Friday, June 22, 2012

On transfer orders

I have been studying venue motions in state court lately.

One question is, what if the transferor court got it wrong, is it possible to file a motion to reconsider?

The answer from most places is yes, the transferor court still has the power to reconsider the transfer order even after it has been entered, at least until the transferee court takes jurisdiction of the case.

But when does the transferee court take jurisdiction?

The answer from most places is, when the transferee court gets the file and dockets the case. There do not seem to be any Virginia cases on point.

Can a transfer order be appealed?

The answer to whether the transfer order is appealable is mixed, perhaps because some courts have more liberal rules about the appeal of interlocutory orders than others. Notionally, a transfer order leaves the whole case to be decided, and so it seems unlikely that it would ever be considered a "final" order. See Ferguson v. Carson, 235 S.W.3d 607 (Mo. App. 2007); State ex rel. Lyons v. Zaleski, 75 Ohio St.3d 623, 665 N.E.2d 212 (1996). Even so, in some places it is considered final, in the limited sense that the transferor court is through with the case. See DiNapoli v. Kent Island, LLC, 203 Md.App. 452, 38 A.3d 509 (2012).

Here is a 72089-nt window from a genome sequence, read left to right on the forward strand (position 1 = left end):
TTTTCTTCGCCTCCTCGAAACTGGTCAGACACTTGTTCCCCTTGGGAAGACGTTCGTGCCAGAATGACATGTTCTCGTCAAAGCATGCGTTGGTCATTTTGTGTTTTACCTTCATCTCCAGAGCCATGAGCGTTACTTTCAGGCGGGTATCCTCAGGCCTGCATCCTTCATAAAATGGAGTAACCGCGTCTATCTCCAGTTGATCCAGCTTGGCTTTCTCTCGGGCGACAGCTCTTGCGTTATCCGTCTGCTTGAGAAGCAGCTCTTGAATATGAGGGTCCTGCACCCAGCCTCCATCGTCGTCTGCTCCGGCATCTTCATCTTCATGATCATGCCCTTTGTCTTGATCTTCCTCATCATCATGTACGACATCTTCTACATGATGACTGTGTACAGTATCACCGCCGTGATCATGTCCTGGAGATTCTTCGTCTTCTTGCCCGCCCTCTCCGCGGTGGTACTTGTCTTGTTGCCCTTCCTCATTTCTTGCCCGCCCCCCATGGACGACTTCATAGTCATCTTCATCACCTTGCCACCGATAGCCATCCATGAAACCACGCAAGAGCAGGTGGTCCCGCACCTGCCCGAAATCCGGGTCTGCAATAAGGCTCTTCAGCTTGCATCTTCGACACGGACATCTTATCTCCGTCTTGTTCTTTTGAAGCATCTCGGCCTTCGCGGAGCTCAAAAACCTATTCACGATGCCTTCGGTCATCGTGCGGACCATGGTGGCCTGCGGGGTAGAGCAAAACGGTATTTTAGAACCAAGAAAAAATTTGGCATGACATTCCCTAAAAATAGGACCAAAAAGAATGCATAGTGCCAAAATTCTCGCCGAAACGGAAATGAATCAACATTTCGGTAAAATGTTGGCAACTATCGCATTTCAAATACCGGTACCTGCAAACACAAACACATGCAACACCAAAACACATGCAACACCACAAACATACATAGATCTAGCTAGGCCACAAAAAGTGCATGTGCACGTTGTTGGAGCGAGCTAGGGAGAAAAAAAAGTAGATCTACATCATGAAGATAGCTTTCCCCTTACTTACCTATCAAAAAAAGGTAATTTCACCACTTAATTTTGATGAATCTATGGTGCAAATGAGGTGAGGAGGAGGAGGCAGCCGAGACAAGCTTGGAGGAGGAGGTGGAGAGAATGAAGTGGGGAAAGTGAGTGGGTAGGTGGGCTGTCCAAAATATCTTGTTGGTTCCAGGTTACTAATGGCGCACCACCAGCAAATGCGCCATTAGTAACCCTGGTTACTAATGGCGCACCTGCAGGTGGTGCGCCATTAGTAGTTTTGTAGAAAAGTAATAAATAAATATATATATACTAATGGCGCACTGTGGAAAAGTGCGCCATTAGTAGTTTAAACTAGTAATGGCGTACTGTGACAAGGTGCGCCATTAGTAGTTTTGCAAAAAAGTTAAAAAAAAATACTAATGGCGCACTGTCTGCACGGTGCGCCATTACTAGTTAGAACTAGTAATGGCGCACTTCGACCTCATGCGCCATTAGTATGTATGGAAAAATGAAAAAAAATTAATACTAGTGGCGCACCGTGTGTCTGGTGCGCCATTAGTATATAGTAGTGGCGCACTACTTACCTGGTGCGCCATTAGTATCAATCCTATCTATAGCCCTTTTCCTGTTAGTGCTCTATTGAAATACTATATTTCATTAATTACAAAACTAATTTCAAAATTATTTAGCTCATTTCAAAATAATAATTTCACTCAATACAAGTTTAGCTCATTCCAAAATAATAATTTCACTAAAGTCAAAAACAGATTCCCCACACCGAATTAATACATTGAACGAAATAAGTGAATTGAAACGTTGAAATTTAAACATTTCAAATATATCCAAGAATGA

The closest Virginia cases deal with transfer of cases from the law side to the equity side, and remarkably there is a case or two that says the transfer from one side of the court to the other is an appealable order, even if it is not final. The continuing validity of these precedents is suspect.

More on the new judges

The Bristol paper had this article on the investiture of Judges McKinney and Simmons. Next week is the same again for Judge Johnson in Circuit Court.